So yes…I have been here for 8 weeks and, seeing as I have not yet written any posts about the school part of my semester, you are all probably wondering if I am really studying abroad, or if I am just taking a really long vacation. Well, I would say that it is a little bit of both. To say the least, anything away from the rigors of Macalester can be considered a vacation. My semesters are usually spent hurrying from one thing to another, where every minute is scheduled and hundreds of post-its fall victim to the scribblings of my to-do lists. Now, for the first time in a very long time, I have time to breathe, to relax, to have fun…and I wouldn’t have it any other way. Why would I cross an ocean to spend my time with Microsoft Word and a highlighter?
This being said, just because I’m not refining my paper-writing skills or improving my IS vocabulary does not mean I’m not learning a lot. It is all about trade-offs. Now, Copenhagen is my library and Europe is my classroom; instead of papers, I write blogs; my all-nighters are due to dancing instead of cramming; I’m more worried about proving myself in the kitchen than in the classroom; I research traveling destinations and hostels rather than revolutions and international codes of conduct; my planner is full of flight schedules rather than test dates….not bad.
Of course, it’s not all fun and games. I rush out the door every morning, coffee in hand, for my 8:30 classes. I take notes, give presentations, study for tests, and meet with groups for projects. I do readings, realize I’ve done the wrong readings, and read again (the compendiums aren’t always very straight-forward.) When I put it this way, it probably sounds pretty similar to what you would find at any college…but the fact of the matter is the structure of school here is very different, even if subtly so, to what I’m used to.
For example, my teachers are professionals rather than PhD’d professors whose life is to teach and to research. Readings are gone over point by point in class, instead of serving as theoretical background for class discussion. And for that matter, class discussion is minimal; it has been a long time since I’ve faced the blackboard and stared at the backs of people’s heads (this is when I wonder how we can be graded on “class participation.”) I am currently in the biggest classes I’ve ever taken, with head counts of a whopping 60 students. And one of the best things? No 20 page papers this semester.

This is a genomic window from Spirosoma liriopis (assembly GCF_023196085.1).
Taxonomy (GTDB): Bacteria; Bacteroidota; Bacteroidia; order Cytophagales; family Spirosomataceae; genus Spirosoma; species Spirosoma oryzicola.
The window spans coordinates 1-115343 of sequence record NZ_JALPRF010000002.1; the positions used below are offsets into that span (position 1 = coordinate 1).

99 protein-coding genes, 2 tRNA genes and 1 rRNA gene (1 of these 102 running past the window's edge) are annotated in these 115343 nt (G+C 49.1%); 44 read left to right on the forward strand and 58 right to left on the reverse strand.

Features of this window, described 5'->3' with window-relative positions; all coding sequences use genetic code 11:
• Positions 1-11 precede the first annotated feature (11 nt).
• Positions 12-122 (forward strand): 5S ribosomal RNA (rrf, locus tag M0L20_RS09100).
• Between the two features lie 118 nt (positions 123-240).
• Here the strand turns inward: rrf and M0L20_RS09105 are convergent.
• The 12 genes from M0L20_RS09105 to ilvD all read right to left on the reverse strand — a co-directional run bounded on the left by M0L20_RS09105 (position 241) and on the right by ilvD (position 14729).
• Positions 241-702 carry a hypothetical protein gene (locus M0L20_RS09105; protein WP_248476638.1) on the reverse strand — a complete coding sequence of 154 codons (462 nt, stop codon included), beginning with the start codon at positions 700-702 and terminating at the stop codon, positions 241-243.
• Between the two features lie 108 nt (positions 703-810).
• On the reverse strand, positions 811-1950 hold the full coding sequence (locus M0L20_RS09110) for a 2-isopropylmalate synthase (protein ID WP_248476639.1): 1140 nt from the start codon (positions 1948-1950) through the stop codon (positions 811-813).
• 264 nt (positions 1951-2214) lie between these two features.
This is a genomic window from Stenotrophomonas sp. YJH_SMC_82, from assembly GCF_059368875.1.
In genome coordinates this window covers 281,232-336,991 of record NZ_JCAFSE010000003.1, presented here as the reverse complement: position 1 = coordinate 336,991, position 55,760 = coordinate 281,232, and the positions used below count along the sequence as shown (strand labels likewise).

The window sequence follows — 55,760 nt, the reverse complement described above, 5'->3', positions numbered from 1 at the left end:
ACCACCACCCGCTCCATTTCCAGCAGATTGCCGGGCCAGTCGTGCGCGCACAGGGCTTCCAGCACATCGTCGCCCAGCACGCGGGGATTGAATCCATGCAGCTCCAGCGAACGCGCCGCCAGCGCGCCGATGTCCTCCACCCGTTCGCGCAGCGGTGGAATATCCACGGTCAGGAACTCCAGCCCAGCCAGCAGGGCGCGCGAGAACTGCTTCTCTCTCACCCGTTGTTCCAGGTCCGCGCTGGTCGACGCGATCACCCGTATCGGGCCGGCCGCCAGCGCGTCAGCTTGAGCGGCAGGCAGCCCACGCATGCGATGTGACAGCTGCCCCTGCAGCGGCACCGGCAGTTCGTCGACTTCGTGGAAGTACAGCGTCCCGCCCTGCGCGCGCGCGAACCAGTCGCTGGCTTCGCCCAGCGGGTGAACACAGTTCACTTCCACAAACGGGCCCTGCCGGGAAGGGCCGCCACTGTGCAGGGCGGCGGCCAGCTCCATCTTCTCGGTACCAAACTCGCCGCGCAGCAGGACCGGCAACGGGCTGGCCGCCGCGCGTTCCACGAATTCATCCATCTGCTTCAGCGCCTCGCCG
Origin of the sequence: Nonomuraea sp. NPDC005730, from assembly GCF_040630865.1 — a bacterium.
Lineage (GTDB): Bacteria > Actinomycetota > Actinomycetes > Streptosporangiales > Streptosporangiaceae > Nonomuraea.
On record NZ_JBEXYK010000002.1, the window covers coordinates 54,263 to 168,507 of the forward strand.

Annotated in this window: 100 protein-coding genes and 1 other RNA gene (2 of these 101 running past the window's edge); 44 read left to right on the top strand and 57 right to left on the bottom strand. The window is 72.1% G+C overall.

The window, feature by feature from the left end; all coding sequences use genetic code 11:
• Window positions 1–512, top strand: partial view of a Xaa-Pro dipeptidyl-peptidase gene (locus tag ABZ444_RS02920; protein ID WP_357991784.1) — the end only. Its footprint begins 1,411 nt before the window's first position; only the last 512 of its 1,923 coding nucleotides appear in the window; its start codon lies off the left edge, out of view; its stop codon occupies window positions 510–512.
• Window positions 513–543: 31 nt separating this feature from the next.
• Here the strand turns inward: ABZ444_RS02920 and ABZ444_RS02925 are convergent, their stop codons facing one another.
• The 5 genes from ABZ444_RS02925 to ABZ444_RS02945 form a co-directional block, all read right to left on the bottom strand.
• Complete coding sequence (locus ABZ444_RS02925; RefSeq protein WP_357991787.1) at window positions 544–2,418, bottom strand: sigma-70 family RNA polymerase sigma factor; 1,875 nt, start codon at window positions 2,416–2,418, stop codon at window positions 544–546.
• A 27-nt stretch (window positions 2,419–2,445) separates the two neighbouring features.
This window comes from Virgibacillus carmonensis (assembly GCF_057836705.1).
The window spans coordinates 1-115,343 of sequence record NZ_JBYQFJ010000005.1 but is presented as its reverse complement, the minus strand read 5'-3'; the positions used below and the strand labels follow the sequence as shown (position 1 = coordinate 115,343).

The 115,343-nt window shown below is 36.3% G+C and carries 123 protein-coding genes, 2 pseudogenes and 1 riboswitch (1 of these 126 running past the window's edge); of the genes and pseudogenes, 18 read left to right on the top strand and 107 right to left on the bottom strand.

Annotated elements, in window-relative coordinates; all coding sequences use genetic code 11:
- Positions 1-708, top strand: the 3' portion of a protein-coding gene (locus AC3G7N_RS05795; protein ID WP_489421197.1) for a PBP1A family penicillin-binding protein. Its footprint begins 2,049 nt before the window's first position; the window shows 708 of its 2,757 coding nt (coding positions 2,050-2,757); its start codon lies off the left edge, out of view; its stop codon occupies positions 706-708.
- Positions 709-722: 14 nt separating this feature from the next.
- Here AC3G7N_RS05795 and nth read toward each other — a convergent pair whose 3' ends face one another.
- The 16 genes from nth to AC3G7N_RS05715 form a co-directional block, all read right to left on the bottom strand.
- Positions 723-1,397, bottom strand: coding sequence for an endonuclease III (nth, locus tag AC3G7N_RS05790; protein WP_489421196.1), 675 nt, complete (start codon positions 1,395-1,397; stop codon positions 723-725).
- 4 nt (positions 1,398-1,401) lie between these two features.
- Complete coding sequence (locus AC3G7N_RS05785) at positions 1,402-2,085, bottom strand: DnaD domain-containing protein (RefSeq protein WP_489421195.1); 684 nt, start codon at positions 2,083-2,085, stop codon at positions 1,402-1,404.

Wednesdays are dedicated to field studies, where we go with our classes to different places in Denmark as a way of seeing in real life what we are learning in the classroom. This could be going to a business, a newspaper, an NGO…a club? Yes, last weekend my Creative Industries class had a field study at Vega, one of the largest clubs in Denmark. We started with a tour and a discussion with a Vega staff member and then finished by watching a concert of the Danish band Small. (It was quite an odd experience to be out clubbing with a professor…beer and dancing included.) To say the least, the phrase “Copenhagen is your classroom” is no joke.
Neither is “Europe is your classroom.” As I’ve mentioned before, we went on a short study tour in Western Denmark for my News Media in Transition class and will be heading out for our long study tour to London in a week and a half. And if that isn’t enough, merely living and observing in Europe/Copenhagen is enough to supply lessons for a life time, even if it's not in the typical way.